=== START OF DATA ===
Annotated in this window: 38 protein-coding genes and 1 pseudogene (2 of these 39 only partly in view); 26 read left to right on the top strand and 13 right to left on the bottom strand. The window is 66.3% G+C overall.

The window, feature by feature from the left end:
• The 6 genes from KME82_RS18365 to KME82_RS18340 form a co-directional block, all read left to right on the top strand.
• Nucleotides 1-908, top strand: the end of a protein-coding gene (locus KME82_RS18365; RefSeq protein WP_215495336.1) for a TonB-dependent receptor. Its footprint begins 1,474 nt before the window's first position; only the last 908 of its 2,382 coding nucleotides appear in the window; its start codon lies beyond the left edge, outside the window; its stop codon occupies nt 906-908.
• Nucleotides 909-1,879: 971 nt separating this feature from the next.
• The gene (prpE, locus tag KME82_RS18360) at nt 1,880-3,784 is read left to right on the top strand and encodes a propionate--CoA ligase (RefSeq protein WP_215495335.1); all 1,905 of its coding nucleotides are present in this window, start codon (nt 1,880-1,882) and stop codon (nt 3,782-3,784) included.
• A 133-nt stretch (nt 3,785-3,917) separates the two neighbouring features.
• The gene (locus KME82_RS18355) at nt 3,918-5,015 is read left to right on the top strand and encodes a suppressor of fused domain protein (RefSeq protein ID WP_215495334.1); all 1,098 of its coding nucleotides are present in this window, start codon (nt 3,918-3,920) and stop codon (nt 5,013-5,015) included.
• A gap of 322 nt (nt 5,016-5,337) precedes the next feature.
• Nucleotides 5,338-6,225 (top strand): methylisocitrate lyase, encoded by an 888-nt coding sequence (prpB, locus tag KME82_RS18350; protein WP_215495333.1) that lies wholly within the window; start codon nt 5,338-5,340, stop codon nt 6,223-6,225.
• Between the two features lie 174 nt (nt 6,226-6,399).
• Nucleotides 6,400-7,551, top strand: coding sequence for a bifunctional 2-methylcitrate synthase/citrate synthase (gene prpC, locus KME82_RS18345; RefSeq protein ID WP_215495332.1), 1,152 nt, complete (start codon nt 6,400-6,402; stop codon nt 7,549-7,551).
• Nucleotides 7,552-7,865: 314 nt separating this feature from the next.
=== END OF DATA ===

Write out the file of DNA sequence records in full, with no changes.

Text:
Annotated in this window: 38 protein-coding genes and 1 pseudogene (2 of these 39 only partly in view); 26 read left to right on the top strand and 13 right to left on the bottom strand. The window is 66.3% G+C overall.

The window, feature by feature from the left end:
• The 6 genes from KME82_RS18365 to KME82_RS18340 form a co-directional block, all read left to right on the top strand.
• Nucleotides 1-908, top strand: the end of a protein-coding gene (locus KME82_RS18365; RefSeq protein WP_215495336.1) for a TonB-dependent receptor. Its footprint begins 1,474 nt before the window's first position; only the last 908 of its 2,382 coding nucleotides appear in the window; its start codon lies beyond the left edge, outside the window; its stop codon occupies nt 906-908.
• Nucleotides 909-1,879: 971 nt separating this feature from the next.
• The gene (prpE, locus tag KME82_RS18360) at nt 1,880-3,784 is read left to right on the top strand and encodes a propionate--CoA ligase (RefSeq protein WP_215495335.1); all 1,905 of its coding nucleotides are present in this window, start codon (nt 1,880-1,882) and stop codon (nt 3,782-3,784) included.
• A 133-nt stretch (nt 3,785-3,917) separates the two neighbouring features.
• The gene (locus KME82_RS18355) at nt 3,918-5,015 is read left to right on the top strand and encodes a suppressor of fused domain protein (RefSeq protein ID WP_215495334.1); all 1,098 of its coding nucleotides are present in this window, start codon (nt 3,918-3,920) and stop codon (nt 5,013-5,015) included.
• A gap of 322 nt (nt 5,016-5,337) precedes the next feature.
• Nucleotides 5,338-6,225 (top strand): methylisocitrate lyase, encoded by an 888-nt coding sequence (prpB, locus tag KME82_RS18350; protein WP_215495333.1) that lies wholly within the window; start codon nt 5,338-5,340, stop codon nt 6,223-6,225.
• Between the two features lie 174 nt (nt 6,226-6,399).
• Nucleotides 6,400-7,551, top strand: coding sequence for a bifunctional 2-methylcitrate synthase/citrate synthase (gene prpC, locus KME82_RS18345; RefSeq protein ID WP_215495332.1), 1,152 nt, complete (start codon nt 6,400-6,402; stop codon nt 7,549-7,551).
• Nucleotides 7,552-7,865: 314 nt separating this feature from the next.